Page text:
View Full Version : Three sergeants major retire after 30 years

08-20-03, 02:43 PM
Posted on: Monday, August 18, 2003
Three sergeants major retire after 30 years

By Sara Lin
Advertiser Staff Writer

Forty minutes before the retirement ceremony began, Tusipasi Suiaunoa was still scribbling names onto his notepad. He had more than 25 names listed.

"There's so many people to thank," Suiaunoa said. "I don't want to forget anyone."

On Friday, three U.S. Marine Corps sergeants major from American Samoa were honored in a retirement ceremony at Marine Corps Base Hawaii in Kane'ohe.

Filipo Ilaoa, sergeant major of Marine Corps Base Hawaii; Suiaunoa, sergeant major of Headquarters Battalion, Marine Forces Pacific; and Tunu Tupuola, sergeant major of the 3rd Marine Regiment, retired after 30 years of service.

As base sergeant major, Ilaoa was responsible for a community of 15,000 people. At Camp Smith, Suiaunoa oversaw 2,000 Marines at Headquarters Battalion, which represents the Marine Corps' largest deployable headquarters element. Tupuola most recently served as the senior enlisted Marine in his regiment of 4,000.

Veterans, active service men, family and friends attended Friday's ceremony, many traveling from as far as New Zealand and Australia. They showered the retirees with congratulations, piling lei up to their ears.

Dignitaries attending from American Samoa included a congressman, a senator, the speaker of the house, and the governor.

"They say it takes a village to raise a child," Ilaoa said in his farewell speech. "I guess it takes a whole territory to raise three sergeants major."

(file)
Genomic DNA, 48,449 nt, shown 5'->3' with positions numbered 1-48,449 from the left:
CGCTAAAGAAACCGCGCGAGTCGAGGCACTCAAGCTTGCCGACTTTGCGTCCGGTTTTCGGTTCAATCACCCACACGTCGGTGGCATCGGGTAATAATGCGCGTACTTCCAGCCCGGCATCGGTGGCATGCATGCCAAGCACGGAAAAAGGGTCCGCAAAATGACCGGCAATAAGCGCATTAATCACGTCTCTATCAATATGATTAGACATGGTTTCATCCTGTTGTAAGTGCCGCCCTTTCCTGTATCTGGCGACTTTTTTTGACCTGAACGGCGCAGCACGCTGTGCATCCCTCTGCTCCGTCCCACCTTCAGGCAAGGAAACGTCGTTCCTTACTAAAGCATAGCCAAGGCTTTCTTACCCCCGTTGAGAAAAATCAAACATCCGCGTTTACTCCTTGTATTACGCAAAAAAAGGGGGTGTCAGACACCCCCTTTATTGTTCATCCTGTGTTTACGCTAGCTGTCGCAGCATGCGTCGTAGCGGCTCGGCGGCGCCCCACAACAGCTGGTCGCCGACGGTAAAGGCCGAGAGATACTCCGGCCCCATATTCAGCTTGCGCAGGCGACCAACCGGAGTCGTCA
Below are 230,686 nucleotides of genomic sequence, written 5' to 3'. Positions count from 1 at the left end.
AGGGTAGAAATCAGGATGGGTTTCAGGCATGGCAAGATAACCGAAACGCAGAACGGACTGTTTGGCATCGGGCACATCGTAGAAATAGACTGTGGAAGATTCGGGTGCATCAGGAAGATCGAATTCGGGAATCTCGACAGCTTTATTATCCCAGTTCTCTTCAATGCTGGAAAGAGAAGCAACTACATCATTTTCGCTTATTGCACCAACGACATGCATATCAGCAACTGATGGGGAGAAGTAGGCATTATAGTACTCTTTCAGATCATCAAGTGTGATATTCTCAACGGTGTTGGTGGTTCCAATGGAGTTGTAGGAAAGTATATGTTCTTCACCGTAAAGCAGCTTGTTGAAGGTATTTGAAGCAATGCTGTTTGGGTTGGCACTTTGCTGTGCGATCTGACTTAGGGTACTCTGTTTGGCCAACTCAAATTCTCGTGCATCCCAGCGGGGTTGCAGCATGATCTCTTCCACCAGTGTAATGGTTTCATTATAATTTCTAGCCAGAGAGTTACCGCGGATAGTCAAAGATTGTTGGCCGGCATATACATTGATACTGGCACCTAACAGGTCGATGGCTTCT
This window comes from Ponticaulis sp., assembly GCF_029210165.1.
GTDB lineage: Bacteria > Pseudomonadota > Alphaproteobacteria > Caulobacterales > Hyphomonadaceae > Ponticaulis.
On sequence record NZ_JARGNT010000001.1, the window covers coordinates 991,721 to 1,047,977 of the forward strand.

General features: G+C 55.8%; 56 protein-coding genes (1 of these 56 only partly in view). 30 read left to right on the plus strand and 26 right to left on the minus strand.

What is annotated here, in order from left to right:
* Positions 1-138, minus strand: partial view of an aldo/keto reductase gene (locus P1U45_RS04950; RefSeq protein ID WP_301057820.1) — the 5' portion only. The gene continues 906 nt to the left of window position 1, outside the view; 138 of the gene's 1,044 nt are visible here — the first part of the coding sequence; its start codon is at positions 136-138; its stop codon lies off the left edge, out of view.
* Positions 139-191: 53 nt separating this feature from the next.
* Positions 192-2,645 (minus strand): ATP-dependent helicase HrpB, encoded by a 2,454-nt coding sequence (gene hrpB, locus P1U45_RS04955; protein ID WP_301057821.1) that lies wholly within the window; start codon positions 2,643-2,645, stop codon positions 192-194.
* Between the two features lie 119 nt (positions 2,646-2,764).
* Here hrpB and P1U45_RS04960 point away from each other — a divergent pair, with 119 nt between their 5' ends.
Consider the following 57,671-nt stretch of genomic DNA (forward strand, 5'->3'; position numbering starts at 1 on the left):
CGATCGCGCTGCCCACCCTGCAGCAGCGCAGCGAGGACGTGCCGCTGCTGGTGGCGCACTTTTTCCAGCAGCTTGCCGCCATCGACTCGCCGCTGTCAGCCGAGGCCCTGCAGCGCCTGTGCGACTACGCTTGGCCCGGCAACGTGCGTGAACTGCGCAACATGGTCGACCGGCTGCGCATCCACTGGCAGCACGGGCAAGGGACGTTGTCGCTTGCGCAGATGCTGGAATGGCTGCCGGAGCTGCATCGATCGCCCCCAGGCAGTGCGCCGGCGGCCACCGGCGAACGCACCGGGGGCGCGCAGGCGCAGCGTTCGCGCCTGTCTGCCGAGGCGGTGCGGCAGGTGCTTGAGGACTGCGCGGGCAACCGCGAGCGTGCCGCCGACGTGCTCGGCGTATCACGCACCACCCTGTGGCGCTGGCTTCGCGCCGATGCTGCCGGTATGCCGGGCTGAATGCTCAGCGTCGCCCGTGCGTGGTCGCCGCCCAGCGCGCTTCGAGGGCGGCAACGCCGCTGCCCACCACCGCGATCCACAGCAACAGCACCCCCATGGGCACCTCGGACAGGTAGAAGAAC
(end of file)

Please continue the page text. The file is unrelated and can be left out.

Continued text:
Sergeant major is the highest rank an enlisted Marine can attain. While the retirement of one sergeant major is a big deal all by itself, honoring three at once all of whom grew up in American Samoa, joined the Marine Corps together, and served 30 years is virtually unheard of.

"It boggles my mind how they're going to do three," Lance Corp. Elliot Anderson said before the ceremony. "It's almost never more than one."

What's more, two of the sergeants major, Ilaoa and Suiaunoa, are cousins from the same village, Leone. They went to the same church, played football together, and served in their high-school student government with Ilaoa as vice president and Suiaunoa as president.

"We decided to eat lunch one day, and we stopped by and took the (Marine) test," Suiaunoa said.

Tupuola grew up in a village called Fagasa and met Ilaoa and Suiaunoa at boot camp in San Diego. They were among 26 Samoan recruits sent to San Diego around that time. Many of them had never left their islands.

"It was hard," Tupuola said. "Sometimes we'd speak our language, to help each other.

"We could've gone out on separate days, but due to the fact that we were all from the same place, joined at the same time, we thought it's good to go out together, too."

After the ceremony, two lines to congratulate the sergeants major ran more than 10 deep.

Milley Downey, Ilaoa's niece, watched with pride as her uncle received congratulations and lei.

"For the Samoan community this is such a positive event," said Downey, of Mililani. "There's so many negative stereotypes about Samoans; this is a real positive."

"Believe it or not, I don't know how I spent 30 years in the Marine Corps. Thirty years just kind of crept up on me," said Suiaunoa. "Being around Marines the people that's what kept me around. I always felt like I could do more, offer more to young Marines as I rose in the ranks."

Echoing the sentiments of his fellow sergeants major, Suiaunoa said, "I'm ready to go home, play golf, look for work."


Sgts. Maj., from left, Filipo Ilaoa, Tunu Tupuola, and Tusipasi Suiaunoa render salutes during their retirement ceremony. Ilaoa and Suiaunoa are cousins; they met Tupuola at boot camp 30 years ago.
Cpl. Jason E. Miller U.S. Marine Corps




08-20-03, 06:22 PM
Wow! There's a legacy that we will probably never see again.

Health to you and our Corps, Sergeants Majors,